## Photos

National Chess Club championship, a telephone match. August 20, 1955

^{[7]}## Five-Year Plan

Jack Good was a strong chess player, and he published several papers related to computer chess in Michie'sMachine Intelligenceseries^{[8]}, most notably hisFive-Year Plan for Automatic Chessin 1968^{[9]}, excerpts reprinted in David Levy's Computer Chess Compendium, covering Material, Quiescence, Turbulence, and Agitation^{[10]}.## Theorem-Proving

Theorem-proving was mentioned in theFive-Year Plan for Automatic Chess^{[11]}:Theorem-proving resembles chess Playing in that we have an objective and an analysis tree, or graph, but differs in that a superficial expected pay-off replaces the iterated minimax. The minimax idea can come in if we are trying to prove a theorem and we imagine that we have an opponent who wishes to disprove it. The value of our game is 1 if the theorem is true and — 1 if it is false. In the proof trees described in the paper by Dr D. C. Cooper^{[12]}the 'and's correspond to moves of the opponent, since we must allow for both branches, whereas the `or's correspond to our own moves. The minimax (strictly maximin) value of the tree tells us whether the theorem is true, and, if we allow for superficial probabilities at the endpoints of the tree, the minimax value is the superficial probability of the theorem.## Quotes

## Jack Good

by Jack Good, 1998^{[13]}:In letters to Turing, on September 16 and October 3, 1948, I mentioned the idea of resonance circuits in the brain; especially as a method for noticing analogies... In the postscript I discussed chess-playing machines, which he and I had discussed in 1941, and gave a reasonable definition of a forced variation. I took for granted the need to distinguish between quiescent and non-quiescent positions. Shannon's paper on chess appeared in 1950.

In a letter to F C Williams in July 1951 I said "A facetious question is whether it is intended to display chess positions on the monitoring tubes". Of course today it is no longer at all facetious.

## David Levy

David Levy inComputer Chess Compendium^{[14]}:Perhaps non-linear evaluation functions will become popular at some future date, in which case some of Good's ideas will come into their own.## The Times

Excerpt from the Obituary, The Times^{[15]}To statisticians, Good is one of the founding fathers of Bayesian statistics, an approach to the discipline based on work of Thomas Bayes in 1764. In it one forms a view of the phenomenon under study, quantifying one's uncertainty in terms of a probability distribution (the prior distribution). One then draws a sample, obtaining data, and uses the data and Bayes's theorem to update this prior uncertainty to give a new distribution, the posterior distribution. This approach - the Bayesian paradigm, as it is now called - was little used before Good's work but was given an important boost by his 1950 book and his extensive subsequent writings, and is firmly established today. Good's other interests included artificial intelligence - in particular, training computers to play chess and philosophy.## From Russia with Love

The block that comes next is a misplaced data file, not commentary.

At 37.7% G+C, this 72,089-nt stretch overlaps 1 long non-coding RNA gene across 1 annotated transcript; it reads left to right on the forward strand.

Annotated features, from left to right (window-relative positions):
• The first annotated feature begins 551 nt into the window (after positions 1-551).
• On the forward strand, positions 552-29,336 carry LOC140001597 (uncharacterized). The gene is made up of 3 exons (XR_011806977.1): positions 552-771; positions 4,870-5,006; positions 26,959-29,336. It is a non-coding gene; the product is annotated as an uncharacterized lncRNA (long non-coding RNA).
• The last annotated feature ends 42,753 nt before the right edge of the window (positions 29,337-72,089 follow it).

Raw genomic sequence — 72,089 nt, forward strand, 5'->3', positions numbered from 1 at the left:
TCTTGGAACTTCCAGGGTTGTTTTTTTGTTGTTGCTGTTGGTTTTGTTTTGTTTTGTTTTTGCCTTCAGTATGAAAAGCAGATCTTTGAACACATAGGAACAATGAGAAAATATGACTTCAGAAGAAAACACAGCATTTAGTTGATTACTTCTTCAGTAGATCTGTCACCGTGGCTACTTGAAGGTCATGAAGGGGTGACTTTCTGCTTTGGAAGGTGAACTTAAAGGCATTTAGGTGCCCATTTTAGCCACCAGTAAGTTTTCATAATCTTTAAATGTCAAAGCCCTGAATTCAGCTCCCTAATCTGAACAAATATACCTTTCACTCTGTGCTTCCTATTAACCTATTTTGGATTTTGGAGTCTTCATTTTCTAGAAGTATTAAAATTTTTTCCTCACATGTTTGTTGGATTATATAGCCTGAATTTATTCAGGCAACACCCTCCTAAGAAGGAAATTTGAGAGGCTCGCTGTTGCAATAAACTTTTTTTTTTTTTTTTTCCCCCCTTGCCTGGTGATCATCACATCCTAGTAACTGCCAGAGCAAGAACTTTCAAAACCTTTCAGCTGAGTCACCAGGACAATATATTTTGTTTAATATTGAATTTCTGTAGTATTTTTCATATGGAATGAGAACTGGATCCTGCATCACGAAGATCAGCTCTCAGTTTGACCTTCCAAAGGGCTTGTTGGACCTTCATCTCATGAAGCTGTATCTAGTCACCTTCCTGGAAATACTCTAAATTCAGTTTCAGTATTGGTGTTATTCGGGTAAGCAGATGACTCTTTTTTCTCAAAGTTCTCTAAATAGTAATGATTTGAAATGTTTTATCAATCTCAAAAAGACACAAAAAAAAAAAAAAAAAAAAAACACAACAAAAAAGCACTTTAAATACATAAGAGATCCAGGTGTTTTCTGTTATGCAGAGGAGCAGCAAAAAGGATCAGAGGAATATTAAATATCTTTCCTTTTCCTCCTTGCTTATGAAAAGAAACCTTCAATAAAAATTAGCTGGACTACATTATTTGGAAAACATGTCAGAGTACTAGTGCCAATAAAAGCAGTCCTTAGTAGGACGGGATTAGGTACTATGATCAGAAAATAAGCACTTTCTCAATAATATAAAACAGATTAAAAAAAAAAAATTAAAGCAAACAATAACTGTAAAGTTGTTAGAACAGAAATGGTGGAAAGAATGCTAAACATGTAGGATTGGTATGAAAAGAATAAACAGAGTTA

In 1991, Jack Good analyzed the famous position shown in the film From Russia with Love, Kronsteen vs. MacAdams^{[16]}, with the motive of the position was taken from Spassky versus Bronstein 1960^{[17]}. The difference is that MacAdams had 22...Ne6.^{[18]}^{[19]}## See also

## Selected Publications

^{[20]}^{[21]}## 1939

1939).Mathematics and chess. Eureka I## 1940 ...

1941)Fourier Analysis. Ph.D. thesis, University of Cambridge, advisor Godfrey Harold Hardy1945).General Report on Tunnyfrom The Turing Archive for the History of Computing1946).Normal Recurring Decimals. Journal of the London Mathematical Society 19461949).The number of individuals in a casade process. Mathematical Proceedings of the Cambridge Philosophical Society, Vol. 45## 1950 ...

1950).Probability and the Weighing of Evidence. Griffin, London1952/55).Notes on Randomised Chess. Chess1953).The population frequencies of species and the estimation of population parameters. Biometrika, Vol. 40, Nos. 3-4^{[22]}1959).Could a machine make probability judgments?Computers and Automation, Vol. 8## 1960 ...

1962).Botryological speculations. inJack Good, A. J. Mayne, John Maynard Smith (eds.) (